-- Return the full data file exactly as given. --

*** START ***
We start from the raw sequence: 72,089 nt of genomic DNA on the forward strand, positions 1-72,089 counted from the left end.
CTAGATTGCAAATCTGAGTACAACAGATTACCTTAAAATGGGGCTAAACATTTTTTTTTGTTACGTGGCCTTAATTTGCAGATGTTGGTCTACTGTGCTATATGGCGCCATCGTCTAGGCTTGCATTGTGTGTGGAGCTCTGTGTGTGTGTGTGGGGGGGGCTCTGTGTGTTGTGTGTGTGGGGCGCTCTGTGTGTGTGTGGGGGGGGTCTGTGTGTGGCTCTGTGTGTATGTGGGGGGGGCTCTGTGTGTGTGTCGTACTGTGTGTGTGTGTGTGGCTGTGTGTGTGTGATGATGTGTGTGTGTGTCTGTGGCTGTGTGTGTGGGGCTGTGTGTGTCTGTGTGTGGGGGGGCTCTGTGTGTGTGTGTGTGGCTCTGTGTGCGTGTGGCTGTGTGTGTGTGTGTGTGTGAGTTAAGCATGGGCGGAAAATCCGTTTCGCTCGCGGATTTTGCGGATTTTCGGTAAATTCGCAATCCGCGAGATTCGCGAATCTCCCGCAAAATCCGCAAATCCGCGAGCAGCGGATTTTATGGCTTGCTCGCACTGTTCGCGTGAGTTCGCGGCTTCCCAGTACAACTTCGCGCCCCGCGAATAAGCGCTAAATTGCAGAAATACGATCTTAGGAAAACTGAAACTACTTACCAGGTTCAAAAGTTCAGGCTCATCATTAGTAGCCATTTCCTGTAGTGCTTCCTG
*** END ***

We start from the raw sequence: 72,089 nt of genomic DNA on the forward strand, positions 1-72,089 counted from the left end.
CTAGATTGCAAATCTGAGTACAACAGATTACCTTAAAATGGGGCTAAACATTTTTTTTTGTTACGTGGCCTTAATTTGCAGATGTTGGTCTACTGTGCTATATGGCGCCATCGTCTAGGCTTGCATTGTGTGTGGAGCTCTGTGTGTGTGTGTGGGGGGGGCTCTGTGTGTTGTGTGTGTGGGGCGCTCTGTGTGTGTGTGGGGGGGGTCTGTGTGTGGCTCTGTGTGTATGTGGGGGGGGCTCTGTGTGTGTGTCGTACTGTGTGTGTGTGTGTGGCTGTGTGTGTGTGATGATGTGTGTGTGTGTCTGTGGCTGTGTGTGTGGGGCTGTGTGTGTCTGTGTGTGGGGGGGCTCTGTGTGTGTGTGTGTGGCTCTGTGTGCGTGTGGCTGTGTGTGTGTGTGTGTGTGAGTTAAGCATGGGCGGAAAATCCGTTTCGCTCGCGGATTTTGCGGATTTTCGGTAAATTCGCAATCCGCGAGATTCGCGAATCTCCCGCAAAATCCGCAAATCCGCGAGCAGCGGATTTTATGGCTTGCTCGCACTGTTCGCGTGAGTTCGCGGCTTCCCAGTACAACTTCGCGCCCCGCGAATAAGCGCTAAATTGCAGAAATACGATCTTAGGAAAACTGAAACTACTTACCAGGTTCAAAAGTTCAGGCTCATCATTAGTAGCCATTTCCTGTAGTGCTTCCTG